Sunday, November 27, 2011

First Sunday of Advent

27 November 2011

EntranceLitany of the Word (Bernadette Farrell)
Psalm 79God of hosts (mtgf)
Gospel AcclamationSalisbury (Christopher Walker)
Preparation of GiftsIn the day of the Lord (M D Ridge)
Eucharistic AcclamationsCreation (Marty Haugen)
Lamb of GodAdvent (mtgf)
CommunionThere is a longing (Anne Quigley)
FinalHark a herald voice

And so we begin once more. The Litany of the Word made a simple beginning - the challenge of its simplicity is making sure that it goes somewhere. A contrast was In the day of the Lord by M D Ridge. I always enjoy its infectious rhythms — the parousia is going to have some bounce!

The psalm setting is quite old now - this is a relative term, we looked at some Palestrina and Monteverdi in rehearsal, at least 99, if not 96, yet I can remember writing it on an Andalucian terrace in October sunshine while looking ahead at the coming weeks. I am not sure that it has any 'Spanish flavour'; it does a slight march-like quality with a walking ground-bass. I remember reviewing a psalm collection which had a very different setting of the same psalm - lyrical and bringing out a different quality in the words, gentle pleading rather than a stronger plea. It is one of the gifts that composers bring to the liturgy is different insights into the same text.

Christ the King

20 November 2011

EntranceRejoice the Lord is king
Penitential RiteSt Gabriels (mtgf)
GloriaMass of the Angels and Saints (Steven Janco)
Psalm 22The Lord is my shepherd (mtgf)
Gospel AcclamationSalisbury (Christopher Walker)
Preparation of GiftsShepherd me, O God (Marty Haugen)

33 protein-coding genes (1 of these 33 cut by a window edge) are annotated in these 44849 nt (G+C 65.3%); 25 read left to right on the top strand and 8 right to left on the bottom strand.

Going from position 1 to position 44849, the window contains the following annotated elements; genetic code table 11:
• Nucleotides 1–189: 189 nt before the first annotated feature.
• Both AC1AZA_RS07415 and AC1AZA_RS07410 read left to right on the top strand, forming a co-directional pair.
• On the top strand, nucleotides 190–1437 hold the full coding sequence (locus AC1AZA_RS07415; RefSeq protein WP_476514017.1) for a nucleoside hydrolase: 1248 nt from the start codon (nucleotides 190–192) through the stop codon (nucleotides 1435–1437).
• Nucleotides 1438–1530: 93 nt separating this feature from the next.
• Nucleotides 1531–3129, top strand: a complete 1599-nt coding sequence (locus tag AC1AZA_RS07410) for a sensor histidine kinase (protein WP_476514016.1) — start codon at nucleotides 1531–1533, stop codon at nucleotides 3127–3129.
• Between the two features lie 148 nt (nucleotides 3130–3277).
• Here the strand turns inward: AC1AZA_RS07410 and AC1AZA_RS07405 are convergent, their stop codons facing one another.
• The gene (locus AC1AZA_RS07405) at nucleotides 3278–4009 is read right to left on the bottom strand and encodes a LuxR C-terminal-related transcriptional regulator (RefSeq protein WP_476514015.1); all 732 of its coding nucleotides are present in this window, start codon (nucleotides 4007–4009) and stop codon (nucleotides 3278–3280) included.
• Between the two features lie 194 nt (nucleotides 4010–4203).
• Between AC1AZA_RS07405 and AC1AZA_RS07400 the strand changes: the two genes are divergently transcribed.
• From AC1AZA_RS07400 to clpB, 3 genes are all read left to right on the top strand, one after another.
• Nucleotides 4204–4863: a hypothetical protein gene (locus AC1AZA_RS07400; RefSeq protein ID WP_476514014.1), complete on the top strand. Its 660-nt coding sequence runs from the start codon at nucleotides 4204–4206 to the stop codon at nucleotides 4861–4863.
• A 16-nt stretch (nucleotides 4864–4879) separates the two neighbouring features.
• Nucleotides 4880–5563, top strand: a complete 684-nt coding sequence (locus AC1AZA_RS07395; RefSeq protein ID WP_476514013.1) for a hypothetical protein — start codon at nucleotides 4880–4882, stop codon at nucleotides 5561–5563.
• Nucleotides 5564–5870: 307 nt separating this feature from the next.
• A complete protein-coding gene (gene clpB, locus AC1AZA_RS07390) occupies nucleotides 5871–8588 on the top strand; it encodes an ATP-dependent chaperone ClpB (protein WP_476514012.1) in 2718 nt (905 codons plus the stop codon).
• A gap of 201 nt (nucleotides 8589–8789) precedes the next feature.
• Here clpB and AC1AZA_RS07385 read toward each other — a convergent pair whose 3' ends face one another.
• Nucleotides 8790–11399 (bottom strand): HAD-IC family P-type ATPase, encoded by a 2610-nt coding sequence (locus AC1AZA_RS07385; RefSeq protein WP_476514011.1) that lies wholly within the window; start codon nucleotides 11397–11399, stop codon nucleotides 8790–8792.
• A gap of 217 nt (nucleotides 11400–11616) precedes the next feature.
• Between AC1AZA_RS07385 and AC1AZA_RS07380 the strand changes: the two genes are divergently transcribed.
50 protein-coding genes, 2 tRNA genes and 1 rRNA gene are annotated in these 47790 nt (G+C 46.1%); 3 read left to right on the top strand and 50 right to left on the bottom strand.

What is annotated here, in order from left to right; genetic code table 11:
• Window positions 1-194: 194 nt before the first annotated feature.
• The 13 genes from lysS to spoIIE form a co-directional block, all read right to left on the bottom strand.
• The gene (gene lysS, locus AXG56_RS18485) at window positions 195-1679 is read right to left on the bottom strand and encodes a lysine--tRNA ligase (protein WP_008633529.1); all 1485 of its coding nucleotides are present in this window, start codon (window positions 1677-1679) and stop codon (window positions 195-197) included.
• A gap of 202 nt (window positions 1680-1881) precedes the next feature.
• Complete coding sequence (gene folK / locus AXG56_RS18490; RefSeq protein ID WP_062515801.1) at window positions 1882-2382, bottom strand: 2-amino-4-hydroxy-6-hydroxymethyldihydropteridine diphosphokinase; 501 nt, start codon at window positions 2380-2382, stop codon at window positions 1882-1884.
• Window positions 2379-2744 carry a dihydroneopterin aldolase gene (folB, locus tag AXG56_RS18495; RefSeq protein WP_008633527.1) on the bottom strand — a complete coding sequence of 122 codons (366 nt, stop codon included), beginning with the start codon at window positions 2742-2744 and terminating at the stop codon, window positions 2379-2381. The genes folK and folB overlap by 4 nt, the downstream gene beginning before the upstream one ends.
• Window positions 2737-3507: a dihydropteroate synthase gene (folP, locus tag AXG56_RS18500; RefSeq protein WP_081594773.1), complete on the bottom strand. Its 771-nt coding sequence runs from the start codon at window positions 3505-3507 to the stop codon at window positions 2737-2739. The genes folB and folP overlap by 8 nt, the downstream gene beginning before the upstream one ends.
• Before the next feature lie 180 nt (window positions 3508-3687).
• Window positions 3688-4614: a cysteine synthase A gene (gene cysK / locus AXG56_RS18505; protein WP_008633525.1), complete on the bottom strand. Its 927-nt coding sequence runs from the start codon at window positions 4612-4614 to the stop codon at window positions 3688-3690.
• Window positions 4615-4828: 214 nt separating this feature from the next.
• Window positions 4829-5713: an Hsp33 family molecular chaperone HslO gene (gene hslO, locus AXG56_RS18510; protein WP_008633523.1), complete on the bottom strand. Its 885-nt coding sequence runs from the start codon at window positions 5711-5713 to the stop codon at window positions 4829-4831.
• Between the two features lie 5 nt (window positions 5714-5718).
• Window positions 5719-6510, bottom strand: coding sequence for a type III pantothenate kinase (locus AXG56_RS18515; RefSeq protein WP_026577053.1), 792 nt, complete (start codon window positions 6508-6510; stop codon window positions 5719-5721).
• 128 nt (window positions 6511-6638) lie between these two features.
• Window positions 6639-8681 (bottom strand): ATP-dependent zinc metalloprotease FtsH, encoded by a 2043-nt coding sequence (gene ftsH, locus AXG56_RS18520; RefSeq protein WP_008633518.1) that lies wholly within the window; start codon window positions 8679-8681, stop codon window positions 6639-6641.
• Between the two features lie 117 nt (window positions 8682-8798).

Eucharistic AcclamationsCreation (Marty Haugen)
Lamb of GodSt Gabriels (mtgf)
CommunionJesus, you are the bread (Bernadette Farrell)
FinalHail Redeemer

Well it might have been our last use of the 1973 translation but I suspect like a many places as soon as the Missal arrived it was put in to use and therefore I think people may not have noticed the shift. We began withe Gloria and Eucharistic Acclamations in July, used the Order of Mass from September and now the liturgical texts are all from the new translation. Even for the Order of Mass, however, there are texts to be discovered. We have only used the third form of the Penitential Act so far, the Apostles' Creed will wait until Lent, and we will begin to use the third Memorial Acclamation from next week.

We used Rejoice the Lord is King /em> a number of weeks ago - at which point the musicians all suggested that they did not know it. So it was worth repeating it again.

Sunday, November 13, 2011

33rd Sunday in Ordinary Time

Remembrance Sunday

13 November 2011

Entrance Eternal Rest (mtgf)
Gloria Mass of the Angels and Saints (Steven Janco)
Psalm 127 o blessed are those (Paul Inwood)
Gospel Acclamation Salisbury (Christopher Walker)
Preparation of Gifts Funeral Ikos (John Tavener)
Eucharistic Acclamations Creation (Marty Haugen)
Lamb of God Agnus Dei XVIII (Chant)
Communion God remembers (Marty Huagen)
Good and faithful Servant (Andrew Everson)
Final Lord of all hopefulness